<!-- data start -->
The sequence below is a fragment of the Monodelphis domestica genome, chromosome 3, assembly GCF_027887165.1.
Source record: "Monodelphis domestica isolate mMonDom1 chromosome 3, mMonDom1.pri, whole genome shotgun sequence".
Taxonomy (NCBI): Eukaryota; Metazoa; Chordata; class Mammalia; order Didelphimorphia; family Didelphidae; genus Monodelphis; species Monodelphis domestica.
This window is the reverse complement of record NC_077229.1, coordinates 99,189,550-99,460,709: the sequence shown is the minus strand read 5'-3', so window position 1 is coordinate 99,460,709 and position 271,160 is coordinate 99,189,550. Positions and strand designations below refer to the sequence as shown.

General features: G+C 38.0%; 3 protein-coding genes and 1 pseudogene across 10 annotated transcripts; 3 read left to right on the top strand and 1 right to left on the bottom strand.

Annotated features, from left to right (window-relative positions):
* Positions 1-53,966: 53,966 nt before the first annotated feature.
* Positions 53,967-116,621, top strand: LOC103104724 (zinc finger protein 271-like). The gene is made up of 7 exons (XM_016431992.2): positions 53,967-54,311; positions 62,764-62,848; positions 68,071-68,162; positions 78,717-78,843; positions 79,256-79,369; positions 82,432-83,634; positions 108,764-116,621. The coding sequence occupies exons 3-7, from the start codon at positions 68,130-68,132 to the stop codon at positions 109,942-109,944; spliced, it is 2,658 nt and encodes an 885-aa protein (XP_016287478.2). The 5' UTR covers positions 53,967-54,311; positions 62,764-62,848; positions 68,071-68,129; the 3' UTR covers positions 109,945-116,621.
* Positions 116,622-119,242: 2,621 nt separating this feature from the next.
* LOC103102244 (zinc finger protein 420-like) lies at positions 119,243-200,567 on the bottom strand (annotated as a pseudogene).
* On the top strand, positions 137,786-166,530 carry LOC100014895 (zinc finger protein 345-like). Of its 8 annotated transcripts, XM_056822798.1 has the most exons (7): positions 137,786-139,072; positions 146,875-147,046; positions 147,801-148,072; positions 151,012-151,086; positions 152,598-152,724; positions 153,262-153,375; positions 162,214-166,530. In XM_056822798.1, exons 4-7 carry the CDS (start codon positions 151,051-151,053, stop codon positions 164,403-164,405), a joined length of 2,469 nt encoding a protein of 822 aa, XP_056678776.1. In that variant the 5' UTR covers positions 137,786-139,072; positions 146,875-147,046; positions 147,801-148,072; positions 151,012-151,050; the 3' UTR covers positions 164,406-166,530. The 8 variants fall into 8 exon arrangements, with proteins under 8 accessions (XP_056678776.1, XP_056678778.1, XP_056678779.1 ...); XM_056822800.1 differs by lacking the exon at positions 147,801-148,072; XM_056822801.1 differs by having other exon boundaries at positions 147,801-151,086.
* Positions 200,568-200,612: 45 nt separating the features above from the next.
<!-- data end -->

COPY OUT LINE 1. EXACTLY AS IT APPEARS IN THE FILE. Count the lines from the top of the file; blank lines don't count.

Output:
The sequence below is a fragment of the Monodelphis domestica genome, chromosome 3, assembly GCF_027887165.1.